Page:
General Question

cyn's avatar

I need help with an English problem.

Asked by cyn (6808 points ) August 19th, 2009

“An aged man is but a paltry thing, a tattered coat upon a stick…an
ancient pair of shoes hanging from a rack.” – W. B. Yeats
How would you interpret this quote?
I’m having problems and I simply do not understand what it means.
what does “is but” mean?

I tried to google it; it doesn’t work. :(

Observing members: 0 Composing members: 0

17 Answers

Facade's avatar

“is but” could be “is only” “is just” “is nothing but” etc

Ivan's avatar

You can safely substitute ‘is but’ for ‘is’ or ‘is merely’.

marinelife's avatar

I would substitute the word only here to help you understand.

cyn's avatar

So the quote is negative, as in…it is insulting the aged man?

marinelife's avatar

@cyndihugs Yes. If you look up paltry if you don’t know that word. Then think about the image of a tattered coat on a stick. Then think about pictures of old men that you have seen, you will get what Yeats is saying.

janbb's avatar

The poet is using metaphor to compare an aged man to ancient clothing. It is somewhat denigrating when he says “a paltry thing” and uses the negative images of the clothing. You probably want to interpret it in the context of the rest of the poem.

AstroChuck's avatar

It’s basically a metaphor saying that an old man is just a loose sack of skin hanging on spindly bones.

cyn's avatar

@everyone. Thankyou so much. I really appreciate your helpfulness. :)

filmfann's avatar

Make sure you pronounce Yeats correctly. It rhymes with Kate’s.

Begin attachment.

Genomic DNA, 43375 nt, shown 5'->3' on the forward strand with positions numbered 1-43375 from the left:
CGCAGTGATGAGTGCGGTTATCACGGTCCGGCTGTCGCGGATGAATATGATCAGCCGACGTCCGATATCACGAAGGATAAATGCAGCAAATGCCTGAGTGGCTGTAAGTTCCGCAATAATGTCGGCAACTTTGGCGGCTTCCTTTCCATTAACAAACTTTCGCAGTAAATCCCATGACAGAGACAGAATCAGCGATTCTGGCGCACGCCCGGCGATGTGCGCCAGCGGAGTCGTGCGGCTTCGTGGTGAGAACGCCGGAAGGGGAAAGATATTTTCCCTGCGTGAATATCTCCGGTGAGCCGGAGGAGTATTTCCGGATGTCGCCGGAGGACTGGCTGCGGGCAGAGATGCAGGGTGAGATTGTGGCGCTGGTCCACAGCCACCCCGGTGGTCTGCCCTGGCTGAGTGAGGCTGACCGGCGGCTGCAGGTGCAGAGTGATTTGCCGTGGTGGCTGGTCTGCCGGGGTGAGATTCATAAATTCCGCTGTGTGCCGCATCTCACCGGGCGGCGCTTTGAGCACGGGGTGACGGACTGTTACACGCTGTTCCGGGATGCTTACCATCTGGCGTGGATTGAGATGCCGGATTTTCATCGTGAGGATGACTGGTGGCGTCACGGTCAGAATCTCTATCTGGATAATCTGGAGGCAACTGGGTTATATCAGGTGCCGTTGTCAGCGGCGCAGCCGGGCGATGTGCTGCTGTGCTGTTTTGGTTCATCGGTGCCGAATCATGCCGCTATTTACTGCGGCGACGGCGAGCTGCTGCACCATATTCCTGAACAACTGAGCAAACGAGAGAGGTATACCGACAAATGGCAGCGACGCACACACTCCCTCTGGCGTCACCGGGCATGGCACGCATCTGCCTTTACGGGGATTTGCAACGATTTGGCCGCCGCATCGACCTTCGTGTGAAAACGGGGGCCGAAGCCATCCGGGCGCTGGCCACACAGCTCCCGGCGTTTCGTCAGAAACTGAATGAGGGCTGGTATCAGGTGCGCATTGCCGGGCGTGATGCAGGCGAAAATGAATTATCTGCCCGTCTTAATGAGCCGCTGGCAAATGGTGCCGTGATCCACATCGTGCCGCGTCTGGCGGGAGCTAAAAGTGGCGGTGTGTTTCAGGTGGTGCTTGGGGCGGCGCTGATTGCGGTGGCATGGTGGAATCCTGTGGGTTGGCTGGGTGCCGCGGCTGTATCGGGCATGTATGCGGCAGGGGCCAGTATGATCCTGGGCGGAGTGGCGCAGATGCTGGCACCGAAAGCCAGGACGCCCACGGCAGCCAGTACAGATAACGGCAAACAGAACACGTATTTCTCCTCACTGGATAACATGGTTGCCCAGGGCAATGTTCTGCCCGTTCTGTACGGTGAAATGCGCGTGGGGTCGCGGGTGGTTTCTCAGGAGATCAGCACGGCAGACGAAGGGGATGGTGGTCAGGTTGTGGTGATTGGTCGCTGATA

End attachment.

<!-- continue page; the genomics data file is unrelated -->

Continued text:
gailcalled's avatar

Sailing to Byzantium. Spoiler

Read the entire poem several times. It is a mistake to take several lines out of context. The hint is “an aged man”...

The “is but” keeps the iambic meter intact.

An AG ed MAN is BUT a PAL try THING, etc.

This is one of the most famous poems in Engish and does treat youth as the apotheosis of life.

cwilbur's avatar

You need to read the whole thing in context:

An aged man is but a paltry thing,
A tattered coat upon a stick, unless
Soul clap its hands and sing, and louder sing
For every tatter in its mortal dress,
Nor is there singing school but studying
Monuments of its own magnificence;
And therefore I have sailed the seas and come
To the holy city of Byzantium.

The whole poem sets up the contrast between the enthusiasm and artlessness of youth, and the mastery of artifice that comes with age. Yeats is basically saying that an old man is basically worthless unless he creates art out of his experiences.

@gailcalled: I read it exactly the opposite: Yeats admires the young, but his real admiration is for the monuments of unaging intellect and the sages standing in God’s holy fire, not for the young in one anothers’ arms. He doesn’t want to be young again (at least not in this poem), but he wants his body burned away so he can join the sages.

gailcalled's avatar

@cwilbur : I love the complexity of the poem; every sentence can be brooded over. And what about the last stanza? It negates both youth and old age and opts for artifice (or art).

Once out of nature I shall never take
My bodily form from any natural thing,
But such a form as Grecian goldsmiths make
Of hammered gold and gold enamelling
To keep a drowsy Emperor awake;
Or set upon a golden bough to sing
To lords and ladies of Byzantium
Of what is past, or passing, or to come.

Shegrin's avatar

Art imitates life, and the other way ‘round.

trailsillustrated's avatar

it means , reduced to the smallest sum, in language, “but for”, “all but”, its a reduction thing, see?

Zen's avatar

It isn’t insulting to old men, it is an observation. It saddens Yeats that we treat the elderly this way.

Zen's avatar

We mock the thing we are to be.

zensky's avatar

Hmmm.

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